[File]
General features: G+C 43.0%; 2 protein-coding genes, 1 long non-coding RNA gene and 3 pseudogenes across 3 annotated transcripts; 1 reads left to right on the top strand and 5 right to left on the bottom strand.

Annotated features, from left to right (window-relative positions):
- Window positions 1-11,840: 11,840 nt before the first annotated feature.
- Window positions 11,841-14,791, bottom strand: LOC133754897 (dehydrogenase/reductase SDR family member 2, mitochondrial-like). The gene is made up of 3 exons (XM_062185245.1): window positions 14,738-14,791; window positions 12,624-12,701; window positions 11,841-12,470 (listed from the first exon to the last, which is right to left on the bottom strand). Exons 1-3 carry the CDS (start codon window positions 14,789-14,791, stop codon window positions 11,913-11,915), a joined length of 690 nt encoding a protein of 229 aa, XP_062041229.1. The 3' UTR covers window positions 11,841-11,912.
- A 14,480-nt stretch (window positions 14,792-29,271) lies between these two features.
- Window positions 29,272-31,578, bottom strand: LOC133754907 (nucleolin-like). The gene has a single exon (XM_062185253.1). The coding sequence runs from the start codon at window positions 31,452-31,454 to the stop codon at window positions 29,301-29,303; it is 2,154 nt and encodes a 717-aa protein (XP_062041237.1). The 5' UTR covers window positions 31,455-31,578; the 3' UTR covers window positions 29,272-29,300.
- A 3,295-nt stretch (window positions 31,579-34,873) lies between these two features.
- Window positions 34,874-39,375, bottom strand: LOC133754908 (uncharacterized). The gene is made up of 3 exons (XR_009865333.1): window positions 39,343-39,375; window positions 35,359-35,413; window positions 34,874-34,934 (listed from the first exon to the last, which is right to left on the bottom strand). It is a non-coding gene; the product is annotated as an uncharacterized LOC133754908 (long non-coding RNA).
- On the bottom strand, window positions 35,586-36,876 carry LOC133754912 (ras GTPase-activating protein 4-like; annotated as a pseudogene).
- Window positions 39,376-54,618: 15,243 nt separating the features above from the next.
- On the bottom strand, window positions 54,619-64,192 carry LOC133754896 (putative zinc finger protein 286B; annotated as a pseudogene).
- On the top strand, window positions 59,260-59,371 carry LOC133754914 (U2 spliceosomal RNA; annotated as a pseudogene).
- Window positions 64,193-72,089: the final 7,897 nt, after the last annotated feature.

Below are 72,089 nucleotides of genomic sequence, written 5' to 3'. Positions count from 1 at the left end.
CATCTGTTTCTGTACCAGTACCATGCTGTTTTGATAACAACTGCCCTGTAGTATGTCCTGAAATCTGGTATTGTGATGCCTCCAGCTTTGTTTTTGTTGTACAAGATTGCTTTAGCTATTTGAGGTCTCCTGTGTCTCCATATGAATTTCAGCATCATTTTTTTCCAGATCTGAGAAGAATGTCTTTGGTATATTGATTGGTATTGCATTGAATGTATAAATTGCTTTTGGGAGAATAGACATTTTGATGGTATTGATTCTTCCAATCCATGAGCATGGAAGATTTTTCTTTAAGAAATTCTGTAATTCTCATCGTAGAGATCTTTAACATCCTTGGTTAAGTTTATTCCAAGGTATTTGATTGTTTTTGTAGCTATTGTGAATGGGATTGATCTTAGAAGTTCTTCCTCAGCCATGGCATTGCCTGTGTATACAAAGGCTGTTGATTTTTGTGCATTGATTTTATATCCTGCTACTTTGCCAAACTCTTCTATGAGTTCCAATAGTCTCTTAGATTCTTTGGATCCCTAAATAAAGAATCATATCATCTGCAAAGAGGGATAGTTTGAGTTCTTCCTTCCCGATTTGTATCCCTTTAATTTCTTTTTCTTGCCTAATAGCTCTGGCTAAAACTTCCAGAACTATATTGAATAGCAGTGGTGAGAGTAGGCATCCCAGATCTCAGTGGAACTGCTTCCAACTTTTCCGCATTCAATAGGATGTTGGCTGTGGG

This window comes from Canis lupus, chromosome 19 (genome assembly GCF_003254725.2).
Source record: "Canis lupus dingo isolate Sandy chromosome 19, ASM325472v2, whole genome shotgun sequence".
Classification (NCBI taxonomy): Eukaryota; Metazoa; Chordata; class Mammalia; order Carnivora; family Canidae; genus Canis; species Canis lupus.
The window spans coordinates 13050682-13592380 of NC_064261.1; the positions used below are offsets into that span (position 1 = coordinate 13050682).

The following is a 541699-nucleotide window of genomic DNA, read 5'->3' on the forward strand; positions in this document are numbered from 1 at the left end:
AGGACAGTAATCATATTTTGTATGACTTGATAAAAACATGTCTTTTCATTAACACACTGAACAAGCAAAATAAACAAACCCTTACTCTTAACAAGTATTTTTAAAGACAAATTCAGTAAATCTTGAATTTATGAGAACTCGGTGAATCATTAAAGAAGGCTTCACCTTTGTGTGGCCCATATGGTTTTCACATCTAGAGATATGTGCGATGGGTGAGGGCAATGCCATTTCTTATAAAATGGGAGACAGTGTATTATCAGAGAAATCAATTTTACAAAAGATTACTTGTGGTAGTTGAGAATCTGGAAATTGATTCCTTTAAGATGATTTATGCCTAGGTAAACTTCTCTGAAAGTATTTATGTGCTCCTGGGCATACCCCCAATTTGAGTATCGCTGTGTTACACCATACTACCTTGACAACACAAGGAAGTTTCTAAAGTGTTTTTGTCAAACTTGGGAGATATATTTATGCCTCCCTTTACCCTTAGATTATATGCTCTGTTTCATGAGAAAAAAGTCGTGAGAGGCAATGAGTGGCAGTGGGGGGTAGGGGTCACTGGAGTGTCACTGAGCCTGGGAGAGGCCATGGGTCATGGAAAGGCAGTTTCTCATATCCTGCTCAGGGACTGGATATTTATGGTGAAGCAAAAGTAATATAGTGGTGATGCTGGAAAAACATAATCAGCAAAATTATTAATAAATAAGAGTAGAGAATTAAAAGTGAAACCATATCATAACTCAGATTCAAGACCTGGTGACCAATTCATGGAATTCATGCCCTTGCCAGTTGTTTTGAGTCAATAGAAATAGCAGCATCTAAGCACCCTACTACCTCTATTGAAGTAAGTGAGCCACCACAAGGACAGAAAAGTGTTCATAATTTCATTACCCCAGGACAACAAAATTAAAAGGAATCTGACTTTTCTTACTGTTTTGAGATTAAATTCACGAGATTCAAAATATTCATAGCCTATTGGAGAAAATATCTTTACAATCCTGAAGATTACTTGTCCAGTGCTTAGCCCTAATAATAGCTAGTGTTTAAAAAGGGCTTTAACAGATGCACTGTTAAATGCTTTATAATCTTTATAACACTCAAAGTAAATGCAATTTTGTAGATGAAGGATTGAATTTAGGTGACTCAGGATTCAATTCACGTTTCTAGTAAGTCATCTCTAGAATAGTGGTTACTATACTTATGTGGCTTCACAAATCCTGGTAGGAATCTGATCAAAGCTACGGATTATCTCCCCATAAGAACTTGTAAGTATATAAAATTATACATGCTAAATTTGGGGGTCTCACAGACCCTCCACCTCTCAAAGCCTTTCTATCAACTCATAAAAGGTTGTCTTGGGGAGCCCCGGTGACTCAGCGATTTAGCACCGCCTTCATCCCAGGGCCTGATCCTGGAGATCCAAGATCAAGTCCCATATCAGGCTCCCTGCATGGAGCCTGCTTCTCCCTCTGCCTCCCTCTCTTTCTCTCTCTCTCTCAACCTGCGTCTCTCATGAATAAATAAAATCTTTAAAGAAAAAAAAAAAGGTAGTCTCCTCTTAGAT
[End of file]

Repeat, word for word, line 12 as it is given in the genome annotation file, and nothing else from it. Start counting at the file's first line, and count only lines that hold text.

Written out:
- On the top strand, window positions 59,260-59,371 carry LOC133754914 (U2 spliceosomal RNA; annotated as a pseudogene).